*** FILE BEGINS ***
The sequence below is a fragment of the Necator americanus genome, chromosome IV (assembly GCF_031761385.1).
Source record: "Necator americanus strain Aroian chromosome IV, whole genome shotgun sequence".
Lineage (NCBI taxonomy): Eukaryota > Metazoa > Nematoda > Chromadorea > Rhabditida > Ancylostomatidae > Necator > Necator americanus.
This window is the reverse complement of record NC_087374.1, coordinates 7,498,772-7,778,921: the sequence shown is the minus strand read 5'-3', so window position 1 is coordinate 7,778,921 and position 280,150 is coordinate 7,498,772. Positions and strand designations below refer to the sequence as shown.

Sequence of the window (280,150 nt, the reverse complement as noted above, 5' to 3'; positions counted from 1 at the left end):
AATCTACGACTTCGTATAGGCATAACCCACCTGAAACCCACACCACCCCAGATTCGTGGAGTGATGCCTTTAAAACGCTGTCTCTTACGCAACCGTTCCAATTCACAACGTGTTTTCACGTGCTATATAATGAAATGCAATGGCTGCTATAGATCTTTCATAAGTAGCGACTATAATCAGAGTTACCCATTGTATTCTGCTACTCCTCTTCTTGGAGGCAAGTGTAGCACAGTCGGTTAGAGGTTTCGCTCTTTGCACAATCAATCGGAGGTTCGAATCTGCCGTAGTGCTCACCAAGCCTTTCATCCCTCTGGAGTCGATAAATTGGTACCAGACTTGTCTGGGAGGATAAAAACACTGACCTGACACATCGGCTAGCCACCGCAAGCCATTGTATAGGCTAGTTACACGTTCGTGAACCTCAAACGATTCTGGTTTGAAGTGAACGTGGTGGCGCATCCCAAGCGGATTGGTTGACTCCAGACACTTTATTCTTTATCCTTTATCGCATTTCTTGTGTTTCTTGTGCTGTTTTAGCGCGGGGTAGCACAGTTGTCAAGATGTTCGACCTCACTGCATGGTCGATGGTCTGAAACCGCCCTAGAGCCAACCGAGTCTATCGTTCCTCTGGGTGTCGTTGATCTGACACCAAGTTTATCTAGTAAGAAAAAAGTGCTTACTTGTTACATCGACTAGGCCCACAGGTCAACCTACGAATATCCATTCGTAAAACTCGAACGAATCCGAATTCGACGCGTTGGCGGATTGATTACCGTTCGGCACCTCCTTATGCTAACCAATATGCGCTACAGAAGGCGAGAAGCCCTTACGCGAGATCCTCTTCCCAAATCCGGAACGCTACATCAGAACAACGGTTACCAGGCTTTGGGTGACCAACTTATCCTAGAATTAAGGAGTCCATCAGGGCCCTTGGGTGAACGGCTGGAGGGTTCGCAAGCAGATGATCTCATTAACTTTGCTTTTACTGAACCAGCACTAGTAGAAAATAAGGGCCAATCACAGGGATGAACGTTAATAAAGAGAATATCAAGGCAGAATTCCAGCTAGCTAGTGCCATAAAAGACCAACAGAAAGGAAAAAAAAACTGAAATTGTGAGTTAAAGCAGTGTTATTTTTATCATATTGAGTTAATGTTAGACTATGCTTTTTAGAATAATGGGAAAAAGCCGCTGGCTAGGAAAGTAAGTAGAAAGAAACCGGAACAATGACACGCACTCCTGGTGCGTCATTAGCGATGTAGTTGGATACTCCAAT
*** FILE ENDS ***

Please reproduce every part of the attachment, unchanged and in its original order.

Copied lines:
The sequence below is a fragment of the Necator americanus genome, chromosome IV (assembly GCF_031761385.1).
Source record: "Necator americanus strain Aroian chromosome IV, whole genome shotgun sequence".
Lineage (NCBI taxonomy): Eukaryota > Metazoa > Nematoda > Chromadorea > Rhabditida > Ancylostomatidae > Necator > Necator americanus.
This window is the reverse complement of record NC_087374.1, coordinates 7,498,772-7,778,921: the sequence shown is the minus strand read 5'-3', so window position 1 is coordinate 7,778,921 and position 280,150 is coordinate 7,498,772. Positions and strand designations below refer to the sequence as shown.

Sequence of the window (280,150 nt, the reverse complement as noted above, 5' to 3'; positions counted from 1 at the left end):
AATCTACGACTTCGTATAGGCATAACCCACCTGAAACCCACACCACCCCAGATTCGTGGAGTGATGCCTTTAAAACGCTGTCTCTTACGCAACCGTTCCAATTCACAACGTGTTTTCACGTGCTATATAATGAAATGCAATGGCTGCTATAGATCTTTCATAAGTAGCGACTATAATCAGAGTTACCCATTGTATTCTGCTACTCCTCTTCTTGGAGGCAAGTGTAGCACAGTCGGTTAGAGGTTTCGCTCTTTGCACAATCAATCGGAGGTTCGAATCTGCCGTAGTGCTCACCAAGCCTTTCATCCCTCTGGAGTCGATAAATTGGTACCAGACTTGTCTGGGAGGATAAAAACACTGACCTGACACATCGGCTAGCCACCGCAAGCCATTGTATAGGCTAGTTACACGTTCGTGAACCTCAAACGATTCTGGTTTGAAGTGAACGTGGTGGCGCATCCCAAGCGGATTGGTTGACTCCAGACACTTTATTCTTTATCCTTTATCGCATTTCTTGTGTTTCTTGTGCTGTTTTAGCGCGGGGTAGCACAGTTGTCAAGATGTTCGACCTCACTGCATGGTCGATGGTCTGAAACCGCCCTAGAGCCAACCGAGTCTATCGTTCCTCTGGGTGTCGTTGATCTGACACCAAGTTTATCTAGTAAGAAAAAAGTGCTTACTTGTTACATCGACTAGGCCCACAGGTCAACCTACGAATATCCATTCGTAAAACTCGAACGAATCCGAATTCGACGCGTTGGCGGATTGATTACCGTTCGGCACCTCCTTATGCTAACCAATATGCGCTACAGAAGGCGAGAAGCCCTTACGCGAGATCCTCTTCCCAAATCCGGAACGCTACATCAGAACAACGGTTACCAGGCTTTGGGTGACCAACTTATCCTAGAATTAAGGAGTCCATCAGGGCCCTTGGGTGAACGGCTGGAGGGTTCGCAAGCAGATGATCTCATTAACTTTGCTTTTACTGAACCAGCACTAGTAGAAAATAAGGGCCAATCACAGGGATGAACGTTAATAAAGAGAATATCAAGGCAGAATTCCAGCTAGCTAGTGCCATAAAAGACCAACAGAAAGGAAAAAAAAACTGAAATTGTGAGTTAAAGCAGTGTTATTTTTATCATATTGAGTTAATGTTAGACTATGCTTTTTAGAATAATGGGAAAAAGCCGCTGGCTAGGAAAGTAAGTAGAAAGAAACCGGAACAATGACACGCACTCCTGGTGCGTCATTAGCGATGTAGTTGGATACTCCAAT